• info on how prevalent bicycle theft is - for example in Turku, Finland its very safe and there is little bicycle theft but in the Netherlands its not and you are advised not to expect a decent bike to not get stolen
  • info on laws/restrictions and whether they are upheld. For example information on the web tells me that bikes in Beijing must have registration plates but the reality is very different because its not enforced. Information on spain is that cycle helmets are compulsory - I have yet to see whether it is enforced.

I put this initially here because I was looking for the info trying to decide whether to go here but its so important I will look for somewhere near the home page to post it also to bring the need for this info to people's attention.



ROC is not the Official name of Taiwan[edit]

The ROC is the administrative authority of Taiwan it is name of the occuptional government on Taiwan as defined in the Laws of War and occupation of States. The ROC flag is not the flag of Taiwan it is the flag of the occuptional government on Taiwan as defined in the Laws of War and occupation of States. TR

We don't use official names; We use the most common English name. -- Colin 02:14, 4 January 2007 (EST)
The Republic of China is not the most common English name nor the Official name of Taiwan. The information on this page is factually incorrect.
No, factually the Republic of China has control over the island of Taiwan, and that's all that matters for the traveler. (I've clarified the distinction a bit.) Debates over who should control the island belong on Wikipedia, not there. Jpatokal 00:15, 7 January 2007 (EST)

== No one is denying that the ROC in exile currently occupies Taiwan. If you don't want to have any political perspectives on this page then remove them all. WIKI travel is not about perpetuating a fantasy to pacify one editor. Base the information on fact or get off the page. Removing warnings about riding a motor cycle on Taiwan is not only irresponsible but dangerous.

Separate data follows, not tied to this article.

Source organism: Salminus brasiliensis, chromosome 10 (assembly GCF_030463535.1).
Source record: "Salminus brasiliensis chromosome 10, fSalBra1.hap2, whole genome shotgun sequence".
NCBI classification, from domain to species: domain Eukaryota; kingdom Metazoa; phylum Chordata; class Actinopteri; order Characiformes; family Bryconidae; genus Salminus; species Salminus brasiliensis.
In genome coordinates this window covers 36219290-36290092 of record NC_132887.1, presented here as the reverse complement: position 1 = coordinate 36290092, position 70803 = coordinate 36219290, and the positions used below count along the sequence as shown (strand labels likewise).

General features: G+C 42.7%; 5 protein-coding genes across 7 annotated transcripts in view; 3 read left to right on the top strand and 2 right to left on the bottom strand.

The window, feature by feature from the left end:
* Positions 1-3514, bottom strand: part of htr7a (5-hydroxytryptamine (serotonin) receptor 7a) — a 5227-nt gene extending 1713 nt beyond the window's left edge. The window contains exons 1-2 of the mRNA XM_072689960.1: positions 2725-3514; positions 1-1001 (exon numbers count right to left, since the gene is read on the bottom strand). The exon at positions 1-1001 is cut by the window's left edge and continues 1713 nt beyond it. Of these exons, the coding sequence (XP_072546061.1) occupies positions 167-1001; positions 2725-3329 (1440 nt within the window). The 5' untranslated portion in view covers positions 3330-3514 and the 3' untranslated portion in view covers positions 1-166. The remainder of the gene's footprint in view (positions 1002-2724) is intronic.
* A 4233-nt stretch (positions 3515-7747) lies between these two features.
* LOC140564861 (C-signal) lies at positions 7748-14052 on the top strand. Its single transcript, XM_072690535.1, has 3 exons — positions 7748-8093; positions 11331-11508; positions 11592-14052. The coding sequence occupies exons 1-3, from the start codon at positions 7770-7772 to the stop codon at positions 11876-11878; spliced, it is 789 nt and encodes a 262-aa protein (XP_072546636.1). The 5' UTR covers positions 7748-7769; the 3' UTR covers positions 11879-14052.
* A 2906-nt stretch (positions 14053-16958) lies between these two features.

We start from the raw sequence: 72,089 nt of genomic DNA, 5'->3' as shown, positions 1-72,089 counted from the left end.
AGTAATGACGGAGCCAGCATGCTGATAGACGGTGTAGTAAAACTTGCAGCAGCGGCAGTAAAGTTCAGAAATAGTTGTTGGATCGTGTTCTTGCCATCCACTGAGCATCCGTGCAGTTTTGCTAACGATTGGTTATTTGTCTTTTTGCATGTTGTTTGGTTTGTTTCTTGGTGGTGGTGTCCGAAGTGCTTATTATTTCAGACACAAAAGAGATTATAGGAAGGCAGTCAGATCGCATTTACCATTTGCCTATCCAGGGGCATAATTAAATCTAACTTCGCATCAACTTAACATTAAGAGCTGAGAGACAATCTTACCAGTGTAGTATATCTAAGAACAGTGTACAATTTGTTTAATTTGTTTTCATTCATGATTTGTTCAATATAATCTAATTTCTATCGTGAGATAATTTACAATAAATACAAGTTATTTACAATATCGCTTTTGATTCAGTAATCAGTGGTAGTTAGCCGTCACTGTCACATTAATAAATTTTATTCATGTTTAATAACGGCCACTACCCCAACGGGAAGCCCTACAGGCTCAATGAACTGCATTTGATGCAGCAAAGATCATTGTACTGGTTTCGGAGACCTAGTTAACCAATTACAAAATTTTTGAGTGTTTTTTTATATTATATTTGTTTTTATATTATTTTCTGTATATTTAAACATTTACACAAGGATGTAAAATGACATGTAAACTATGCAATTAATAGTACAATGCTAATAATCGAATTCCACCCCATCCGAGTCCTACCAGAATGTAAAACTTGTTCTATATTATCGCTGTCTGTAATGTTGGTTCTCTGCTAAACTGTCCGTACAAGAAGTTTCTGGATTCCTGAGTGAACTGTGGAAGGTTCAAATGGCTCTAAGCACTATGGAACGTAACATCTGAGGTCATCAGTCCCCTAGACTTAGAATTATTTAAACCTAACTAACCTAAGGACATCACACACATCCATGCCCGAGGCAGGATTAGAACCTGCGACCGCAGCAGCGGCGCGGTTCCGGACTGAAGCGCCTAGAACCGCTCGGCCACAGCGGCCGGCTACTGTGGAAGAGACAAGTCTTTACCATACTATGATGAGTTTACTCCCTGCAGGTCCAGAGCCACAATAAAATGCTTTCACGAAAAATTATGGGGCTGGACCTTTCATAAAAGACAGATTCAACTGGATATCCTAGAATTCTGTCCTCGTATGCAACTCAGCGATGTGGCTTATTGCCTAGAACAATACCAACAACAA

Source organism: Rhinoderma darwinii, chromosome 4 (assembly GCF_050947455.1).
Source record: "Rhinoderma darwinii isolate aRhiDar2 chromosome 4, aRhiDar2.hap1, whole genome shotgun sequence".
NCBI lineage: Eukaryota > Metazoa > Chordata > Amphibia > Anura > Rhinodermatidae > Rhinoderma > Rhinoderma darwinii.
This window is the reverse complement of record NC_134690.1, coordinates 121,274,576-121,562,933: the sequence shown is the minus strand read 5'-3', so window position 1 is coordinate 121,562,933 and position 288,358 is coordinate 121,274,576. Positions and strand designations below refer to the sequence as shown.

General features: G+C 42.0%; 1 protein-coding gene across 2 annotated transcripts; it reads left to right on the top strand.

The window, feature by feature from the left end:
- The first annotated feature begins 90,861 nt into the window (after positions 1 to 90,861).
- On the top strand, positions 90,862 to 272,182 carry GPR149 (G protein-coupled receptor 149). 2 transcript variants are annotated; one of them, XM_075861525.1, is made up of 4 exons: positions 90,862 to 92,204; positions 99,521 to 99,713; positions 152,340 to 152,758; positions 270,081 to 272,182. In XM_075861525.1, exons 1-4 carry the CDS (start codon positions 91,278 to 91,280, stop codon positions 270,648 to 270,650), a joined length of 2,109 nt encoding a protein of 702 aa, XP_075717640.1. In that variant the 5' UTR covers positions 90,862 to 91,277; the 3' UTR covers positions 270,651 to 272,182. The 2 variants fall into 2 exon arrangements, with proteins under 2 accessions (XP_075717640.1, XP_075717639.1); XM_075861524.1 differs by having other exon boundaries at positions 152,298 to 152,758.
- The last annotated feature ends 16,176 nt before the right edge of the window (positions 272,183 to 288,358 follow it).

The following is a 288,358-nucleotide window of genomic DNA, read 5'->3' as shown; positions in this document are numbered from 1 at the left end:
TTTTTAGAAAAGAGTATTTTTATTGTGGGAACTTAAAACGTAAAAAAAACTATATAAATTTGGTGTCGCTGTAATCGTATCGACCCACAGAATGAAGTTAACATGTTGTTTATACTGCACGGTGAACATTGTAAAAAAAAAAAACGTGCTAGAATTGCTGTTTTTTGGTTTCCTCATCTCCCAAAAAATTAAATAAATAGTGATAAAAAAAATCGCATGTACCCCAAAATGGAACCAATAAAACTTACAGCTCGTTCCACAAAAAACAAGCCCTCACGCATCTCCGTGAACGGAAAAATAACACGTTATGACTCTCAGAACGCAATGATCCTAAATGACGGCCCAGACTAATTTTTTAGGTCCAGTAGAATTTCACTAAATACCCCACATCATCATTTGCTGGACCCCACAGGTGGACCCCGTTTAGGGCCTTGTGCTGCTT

Riding a motorcycle is dangerous anywhere. Jpatokal 09:45, 8 January 2007 (EST)

Similarly removing warnings about non ROC nationals being detained and deported for engaging in unauthorised activities is also irresponsible.

Every country in the world reserves (and uses) the right to deport non-nationals who break laws. Jpatokal 09:45, 8 January 2007 (EST)

If you don’t like the way the ROC treats minorities on Taiwan protest to the ROC government.

Then please protest to the ROC government, not Wikitravel. Jpatokal 09:45, 8 January 2007 (EST)

Refusing to inform visitors of the situation and letting them find out the hard way will only further discredit WikiTravel.

So what did you actually do? Jpatokal 09:45, 8 January 2007 (EST)

I'll have to agree with Jpatokal, could you tell me ONE COUNTRY that WONT deport you for breaking the law? I mean that is a given. I can tell that some of these lines are ridiculous and put in purely to taint the image of Taiwan. If Wikitravel would like to be respected seriously, it has to have its users stop putting in obvious slants. People aren't THAT dim to not see what some of the people are trying to do here. -- 23:14, 18 March 2008 (EDT)

Tai Power coordinates[edit]

Perhaps add under "how to get lost" something about 電線桿、箱座標定位 Orienting with utility pole and box coordinates. URL is --Jidanni 2007-01-08

gay life in Taiwan[edit]

As a American born from Taiwanese parents, I sometimes visit my family members living in Taiwan. During my visit, I remember watching a news report in Taiwan about a massive gay parade in Taiwan (I think it is like one to two years ago). Compared to U.S., Taiwan is quite liberal when it comes to gay rights. Taiwan has strong anti-discrimination laws towards homosexuality like Japan, but same-sex marriages and unions aren't recognized in Taiwan yet, although the government is putting this into consideration. Although I'm not gay myself, I'm trying to study different cultural attitudes towards homosexuality and I believe many East Asian countries may be more tolerant towards gays. When it comes to comparing to Thailand, I would say Taiwan is quite open when it comes to homosexuality. I would recommend reading this article here, Taiwan may be considered be a good gay tourist destination. --Dark Paladin X 22:42, 1 January 2009 (EST)

Map and regions[edit]

I have just added a WT region map for Taiwan and the accompanying regionlist table. I do not know Taiwan and there are bound to be some improvements that can be made. Anyone who knows the island well, please do help out here. In particular:

  • The region descriptions in the table are lame but the best I could manage without knowing the desitnations - please help improve them.